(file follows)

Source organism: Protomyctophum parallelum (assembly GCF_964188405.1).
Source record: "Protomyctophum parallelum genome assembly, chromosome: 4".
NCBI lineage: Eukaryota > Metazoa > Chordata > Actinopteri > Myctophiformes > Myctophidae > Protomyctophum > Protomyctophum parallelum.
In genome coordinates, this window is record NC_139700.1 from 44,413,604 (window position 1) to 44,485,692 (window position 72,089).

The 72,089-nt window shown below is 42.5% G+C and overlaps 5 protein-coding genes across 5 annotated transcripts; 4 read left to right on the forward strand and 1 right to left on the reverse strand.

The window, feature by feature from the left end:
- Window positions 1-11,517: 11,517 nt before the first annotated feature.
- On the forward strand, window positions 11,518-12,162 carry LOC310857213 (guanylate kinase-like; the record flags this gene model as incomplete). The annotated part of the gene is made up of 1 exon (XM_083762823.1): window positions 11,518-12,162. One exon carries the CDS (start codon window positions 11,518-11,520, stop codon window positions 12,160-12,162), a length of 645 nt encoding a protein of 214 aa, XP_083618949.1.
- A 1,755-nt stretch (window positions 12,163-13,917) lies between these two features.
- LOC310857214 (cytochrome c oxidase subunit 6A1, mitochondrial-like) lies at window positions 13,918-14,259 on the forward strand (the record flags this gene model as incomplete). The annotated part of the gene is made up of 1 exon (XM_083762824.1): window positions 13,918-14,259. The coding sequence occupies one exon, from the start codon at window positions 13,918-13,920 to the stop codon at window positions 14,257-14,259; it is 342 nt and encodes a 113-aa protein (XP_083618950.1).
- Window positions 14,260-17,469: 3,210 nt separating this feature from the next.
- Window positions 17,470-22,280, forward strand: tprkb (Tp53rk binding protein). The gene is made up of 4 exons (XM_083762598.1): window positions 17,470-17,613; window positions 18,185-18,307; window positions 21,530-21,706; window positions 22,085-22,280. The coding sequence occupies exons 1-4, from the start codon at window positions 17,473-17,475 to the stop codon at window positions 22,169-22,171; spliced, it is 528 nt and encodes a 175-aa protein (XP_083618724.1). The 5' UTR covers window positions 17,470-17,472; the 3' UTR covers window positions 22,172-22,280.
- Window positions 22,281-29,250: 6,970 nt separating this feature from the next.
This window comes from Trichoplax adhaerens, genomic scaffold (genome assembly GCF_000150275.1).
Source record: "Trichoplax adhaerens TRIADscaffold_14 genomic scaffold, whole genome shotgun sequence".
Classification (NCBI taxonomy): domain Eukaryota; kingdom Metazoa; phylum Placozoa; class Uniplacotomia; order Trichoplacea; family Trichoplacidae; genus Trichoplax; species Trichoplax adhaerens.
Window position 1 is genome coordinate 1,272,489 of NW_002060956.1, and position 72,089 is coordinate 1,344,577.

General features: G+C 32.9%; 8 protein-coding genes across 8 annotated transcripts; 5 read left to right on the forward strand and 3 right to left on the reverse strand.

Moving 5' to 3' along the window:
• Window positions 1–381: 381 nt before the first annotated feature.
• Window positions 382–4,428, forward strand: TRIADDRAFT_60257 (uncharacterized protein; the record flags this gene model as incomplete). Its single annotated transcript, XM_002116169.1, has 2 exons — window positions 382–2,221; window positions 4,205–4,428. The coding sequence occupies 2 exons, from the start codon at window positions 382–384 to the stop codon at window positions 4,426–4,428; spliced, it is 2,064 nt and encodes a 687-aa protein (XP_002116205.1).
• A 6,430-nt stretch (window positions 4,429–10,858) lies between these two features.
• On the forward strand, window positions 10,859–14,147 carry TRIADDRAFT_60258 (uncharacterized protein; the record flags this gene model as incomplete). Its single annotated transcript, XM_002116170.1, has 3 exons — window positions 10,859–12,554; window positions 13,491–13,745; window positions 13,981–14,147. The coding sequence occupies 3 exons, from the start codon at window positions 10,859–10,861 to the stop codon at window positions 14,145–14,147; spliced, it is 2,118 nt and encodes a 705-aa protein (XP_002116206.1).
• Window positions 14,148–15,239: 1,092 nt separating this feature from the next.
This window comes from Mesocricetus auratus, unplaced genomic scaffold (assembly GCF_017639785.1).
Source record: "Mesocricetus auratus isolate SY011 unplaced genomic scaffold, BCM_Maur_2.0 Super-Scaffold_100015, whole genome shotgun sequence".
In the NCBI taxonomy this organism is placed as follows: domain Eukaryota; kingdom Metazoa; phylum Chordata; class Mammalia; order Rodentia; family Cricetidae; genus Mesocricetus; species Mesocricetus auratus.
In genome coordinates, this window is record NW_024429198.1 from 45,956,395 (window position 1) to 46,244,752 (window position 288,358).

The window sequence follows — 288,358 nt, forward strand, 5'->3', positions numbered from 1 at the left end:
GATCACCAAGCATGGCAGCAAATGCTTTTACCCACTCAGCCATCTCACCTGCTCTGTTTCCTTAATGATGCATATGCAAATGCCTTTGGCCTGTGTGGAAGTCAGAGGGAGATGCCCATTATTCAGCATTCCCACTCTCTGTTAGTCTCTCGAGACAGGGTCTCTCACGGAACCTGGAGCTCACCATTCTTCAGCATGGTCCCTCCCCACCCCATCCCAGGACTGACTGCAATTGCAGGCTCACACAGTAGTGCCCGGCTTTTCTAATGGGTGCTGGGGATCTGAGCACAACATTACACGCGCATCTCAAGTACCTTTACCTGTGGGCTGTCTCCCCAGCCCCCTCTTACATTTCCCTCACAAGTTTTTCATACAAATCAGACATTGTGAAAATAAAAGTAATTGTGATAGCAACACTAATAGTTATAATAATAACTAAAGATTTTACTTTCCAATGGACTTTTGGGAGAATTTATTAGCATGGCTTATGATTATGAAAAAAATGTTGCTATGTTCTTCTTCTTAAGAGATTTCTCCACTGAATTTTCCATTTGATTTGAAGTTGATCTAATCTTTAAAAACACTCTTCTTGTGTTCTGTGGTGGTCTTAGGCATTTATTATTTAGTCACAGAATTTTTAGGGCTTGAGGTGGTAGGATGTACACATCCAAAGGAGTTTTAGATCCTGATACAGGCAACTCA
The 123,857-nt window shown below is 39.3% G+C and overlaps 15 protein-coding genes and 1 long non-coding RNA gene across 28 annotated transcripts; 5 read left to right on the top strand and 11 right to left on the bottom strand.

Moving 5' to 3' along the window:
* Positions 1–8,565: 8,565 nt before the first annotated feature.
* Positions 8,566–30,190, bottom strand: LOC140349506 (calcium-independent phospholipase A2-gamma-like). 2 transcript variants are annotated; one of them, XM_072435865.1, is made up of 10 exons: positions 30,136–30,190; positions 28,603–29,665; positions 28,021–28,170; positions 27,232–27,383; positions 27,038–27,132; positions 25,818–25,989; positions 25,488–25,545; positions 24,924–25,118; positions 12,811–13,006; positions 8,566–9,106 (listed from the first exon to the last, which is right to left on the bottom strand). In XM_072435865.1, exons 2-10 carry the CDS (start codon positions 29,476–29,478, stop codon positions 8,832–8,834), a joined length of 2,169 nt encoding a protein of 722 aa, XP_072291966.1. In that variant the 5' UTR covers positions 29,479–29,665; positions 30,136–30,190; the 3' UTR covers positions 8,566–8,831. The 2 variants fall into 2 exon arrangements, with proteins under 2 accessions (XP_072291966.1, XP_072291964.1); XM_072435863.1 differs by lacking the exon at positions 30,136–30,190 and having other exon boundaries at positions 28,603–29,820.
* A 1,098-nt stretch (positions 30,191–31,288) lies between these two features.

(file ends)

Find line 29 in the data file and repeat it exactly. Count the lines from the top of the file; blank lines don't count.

The window sequence follows — 288,358 nt, forward strand, 5'->3', positions numbered from 1 at the left end: